• Critical thinking, problem solving, reasoning, analysis, interpretation, synthesizing information
  • Research skills and practices, interrogative questioning
  • Creativity, artistry, curiosity, imagination, innovation, personal expression
  • Perseverance, self-direction, planning, self-discipline, adaptability, initiative
  • Oral and written communication, public speaking and presenting, listening
  • Leadership, teamwork, collaboration, cooperation, facility in using virtual workspaces
  • Information and communication technology (ICT) literacy, media and internet literacy, data interpretation and analysis, computer programming
  • Civic, ethical, and social-justice literacy
  • Economic and financial literacy, entrepreneurialism
  • Global awareness, multicultural literacy, humanitarianism
  • Scientific literacy and reasoning, the scientific method
  • Environmental and conservation literacy, ecosystems understanding
  • Health and wellness literacy, including nutrition, diet, exercise, and public health and safety

While many individuals and organizations have proposed definitions of 21st century skills, and most states have adopted learning standards that include or address cross-disciplinary skills, the following are three popular models that can serve to illustrate the concept and its applications in education:

For related discussions, see content knowledge and learning standards.

Reform

Generally speaking, the 21st century skills concept is motivated by the belief that teaching students the most relevant, useful, in-demand, and universally applicable skills should be prioritized in today’s schools, and by the related belief that many schools may not sufficiently prioritize such skills or effectively teach them to students. The basic idea is that students, who will come of age in the 21st century, need to be taught different skills than those learned by students in the 20th century, and that the skills they learn should reflect the specific demands that will placed upon them in a complex, competitive, knowledge-based, information-age, technology-driven economy and society.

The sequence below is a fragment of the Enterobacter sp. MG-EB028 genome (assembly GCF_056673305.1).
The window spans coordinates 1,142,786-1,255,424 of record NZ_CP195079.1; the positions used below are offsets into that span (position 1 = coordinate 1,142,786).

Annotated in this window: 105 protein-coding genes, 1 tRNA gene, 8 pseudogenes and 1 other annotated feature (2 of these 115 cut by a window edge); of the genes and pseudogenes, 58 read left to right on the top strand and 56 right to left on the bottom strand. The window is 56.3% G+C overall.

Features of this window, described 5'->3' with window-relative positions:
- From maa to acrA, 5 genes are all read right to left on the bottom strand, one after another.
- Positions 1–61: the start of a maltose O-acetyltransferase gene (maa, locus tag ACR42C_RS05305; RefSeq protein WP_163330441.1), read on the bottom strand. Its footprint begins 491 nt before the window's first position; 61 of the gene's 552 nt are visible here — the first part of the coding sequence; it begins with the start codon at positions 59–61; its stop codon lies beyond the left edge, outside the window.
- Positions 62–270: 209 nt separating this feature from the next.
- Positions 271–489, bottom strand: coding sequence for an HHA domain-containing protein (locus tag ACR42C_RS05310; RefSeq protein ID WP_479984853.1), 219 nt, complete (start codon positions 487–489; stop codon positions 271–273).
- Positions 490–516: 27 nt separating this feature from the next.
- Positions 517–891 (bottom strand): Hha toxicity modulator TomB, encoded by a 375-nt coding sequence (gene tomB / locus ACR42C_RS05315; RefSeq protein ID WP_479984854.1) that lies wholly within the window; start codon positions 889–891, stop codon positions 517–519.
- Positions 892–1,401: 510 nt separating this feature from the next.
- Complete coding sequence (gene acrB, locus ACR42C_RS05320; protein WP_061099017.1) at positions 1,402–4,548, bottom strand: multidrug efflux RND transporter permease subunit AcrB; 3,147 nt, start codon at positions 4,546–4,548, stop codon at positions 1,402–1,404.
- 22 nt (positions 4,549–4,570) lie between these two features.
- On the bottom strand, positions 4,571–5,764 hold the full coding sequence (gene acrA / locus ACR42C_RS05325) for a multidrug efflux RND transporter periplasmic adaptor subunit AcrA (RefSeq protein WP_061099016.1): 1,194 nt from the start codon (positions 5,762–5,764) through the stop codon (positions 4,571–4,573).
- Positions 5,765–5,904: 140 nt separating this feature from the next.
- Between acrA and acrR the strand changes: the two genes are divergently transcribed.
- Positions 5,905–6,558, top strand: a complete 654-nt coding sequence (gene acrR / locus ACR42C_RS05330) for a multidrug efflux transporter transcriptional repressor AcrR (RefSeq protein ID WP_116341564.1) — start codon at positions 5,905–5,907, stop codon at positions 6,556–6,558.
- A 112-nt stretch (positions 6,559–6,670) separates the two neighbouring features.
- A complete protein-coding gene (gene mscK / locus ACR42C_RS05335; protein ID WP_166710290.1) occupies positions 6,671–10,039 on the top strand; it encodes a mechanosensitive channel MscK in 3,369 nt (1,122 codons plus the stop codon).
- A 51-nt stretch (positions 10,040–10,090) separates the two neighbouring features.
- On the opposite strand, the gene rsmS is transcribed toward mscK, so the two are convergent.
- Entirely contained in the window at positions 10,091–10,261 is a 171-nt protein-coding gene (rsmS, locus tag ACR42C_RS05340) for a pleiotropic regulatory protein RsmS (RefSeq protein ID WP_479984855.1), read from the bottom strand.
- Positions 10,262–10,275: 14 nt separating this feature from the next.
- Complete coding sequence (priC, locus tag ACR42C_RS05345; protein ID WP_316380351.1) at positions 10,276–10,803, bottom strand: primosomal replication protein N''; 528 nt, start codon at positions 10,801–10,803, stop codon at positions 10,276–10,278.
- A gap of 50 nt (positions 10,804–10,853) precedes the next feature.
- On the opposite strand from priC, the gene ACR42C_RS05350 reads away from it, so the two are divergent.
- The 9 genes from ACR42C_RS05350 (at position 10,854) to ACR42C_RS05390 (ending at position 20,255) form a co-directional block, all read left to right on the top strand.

While 21st century skills are relevant to all areas of schooling and academic study, and the skills may be taught in a wide variety of in-school and outside-of-school settings, there are a few primary ways in which 21st century skills intersect with efforts to improve schools:

  • Teachers may be more intentional about teaching cross-disciplinary skills in subject-area courses. For example, in a science course students might be required to learn research methods that can also be applied in other disciplines; articulate technical scientific concepts in verbal, written, and graphic forms; present lab results to a panel of working scientists; or use sophisticated technologies, software programs, and multimedia applications as an extension of an assigned project.
  • States, accrediting organizations, and schools may require 21st century skills to be taught and assessed in courses. For example, states can adopt learning standards that explicitly describe cross-disciplinary skills, and assessments may be designed or modified to evaluate whether students have acquired and mastered certain skills.
  • Schools and teachers may use educational approaches that inherently encourage or facilitate the acquisition of cross-disciplinary skills. For example, educational strategies such as authentic learning, demonstrations of learning, or project-based learning tend to be cross-disciplinary in nature, and students—in the process of completing a research project, for example—may have to use a variety of applied skills, multiple technologies, and new ways of analyzing and processing information, while also taking initiative, thinking creatively, planning out the process, and working collaboratively in teams with other students.
  • Schools may allow students to pursue alternative learning pathways in which students earn academic credit and satisfy graduation requirements by completing an internship, apprenticeship, or volunteer experience, for example. In this case, students might acquire a variety of practical, job-related skills and work habits, while also completing academic coursework and meeting the same learning standards required of students in more traditional academic courses.

Debate

While there is broad agreement that today’s students need different skills than were perhaps taught to previous generations, and that cross-disciplinary skills such as writing, critical thinking, self-initiative, group collaboration, and technological literacy are essential to success in higher education, modern workplaces, and adult life, there is still a great deal of debate about 21st century skills—from what skills are most important to how such skills should be taught to their appropriate role in public education. Given that there is no clear consensus on what skills specifically constitute “21st century skills,” the concept tends to be interpreted and applied in different ways from state to state or school to school, which can lead to ambiguity, confusion, and inconsistency.